BTW, I've ended up tuning with the dual sparks by only retarding the ignition ~2 degrees, vs the 10 degree retard so often 'heard'. hmmm

FWIW .. With my road Goldie with dual plug ignitions I use the SRM/Boyer systems with two Boyer coils. Interestingly the total loss Boyer 'crank triggered' system on our dirt tracker uses a different Boyer box that is triggered with a modern design 'reluctor' sensing a steel tab on the primary belt pulley vs those delicate magnetic pickups in the typical Boyer set up.
For my latest GS project bike I have a yet untried Power Dyno alternator/ignition unit set up made in GER to fire dual plugs. We'll see.


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Re: where do the coil wires go on dual plug heads? [Re: kevin roberts] #577280 12/20/14 10:59 pm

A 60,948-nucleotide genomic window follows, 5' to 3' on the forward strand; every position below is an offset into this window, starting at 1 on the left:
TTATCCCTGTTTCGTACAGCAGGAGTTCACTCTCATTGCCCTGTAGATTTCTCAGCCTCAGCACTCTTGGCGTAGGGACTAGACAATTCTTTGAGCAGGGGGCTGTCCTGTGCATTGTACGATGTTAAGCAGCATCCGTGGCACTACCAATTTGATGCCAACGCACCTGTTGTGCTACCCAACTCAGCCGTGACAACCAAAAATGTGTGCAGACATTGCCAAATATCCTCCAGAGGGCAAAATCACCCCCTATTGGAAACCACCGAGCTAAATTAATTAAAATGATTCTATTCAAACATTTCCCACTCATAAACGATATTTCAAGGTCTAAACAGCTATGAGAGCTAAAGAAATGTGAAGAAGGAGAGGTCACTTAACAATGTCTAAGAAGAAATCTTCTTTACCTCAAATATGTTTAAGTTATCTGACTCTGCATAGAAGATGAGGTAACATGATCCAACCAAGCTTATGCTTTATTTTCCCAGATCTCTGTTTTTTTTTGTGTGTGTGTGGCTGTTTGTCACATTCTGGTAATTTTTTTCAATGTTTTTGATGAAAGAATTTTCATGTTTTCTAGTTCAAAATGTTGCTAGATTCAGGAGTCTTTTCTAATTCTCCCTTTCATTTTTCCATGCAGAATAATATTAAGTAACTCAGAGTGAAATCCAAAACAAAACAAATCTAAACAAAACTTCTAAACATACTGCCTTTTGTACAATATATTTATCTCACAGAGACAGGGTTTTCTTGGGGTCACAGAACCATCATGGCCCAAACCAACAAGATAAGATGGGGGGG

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With a dual-lead coil, the current has to go through both plugs to complete the circuit. If one plug fouls, that can still happen. The current will just travel down the insulator around the centre electrode to ground, instead of having to jump the plug gap to reach ground.

If the coil has to fire two plugs, both on compression, you'll need a helluva voltage (about twice what it normally takes to fire a single plug). That might not be good for the coil. Coil voltage only rises up enough until it can jump the plug gaps (in that case, very high).

If one plug is on the exhaust stroke, it takes very little voltage to jump that gap, and most of the voltage is used to fire the other plug on compression.

Re: where do the coil wires go on dual plug heads? [Re: Dave - NV] #577295 12/21/14 1:33 am
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Originally Posted by dave - NV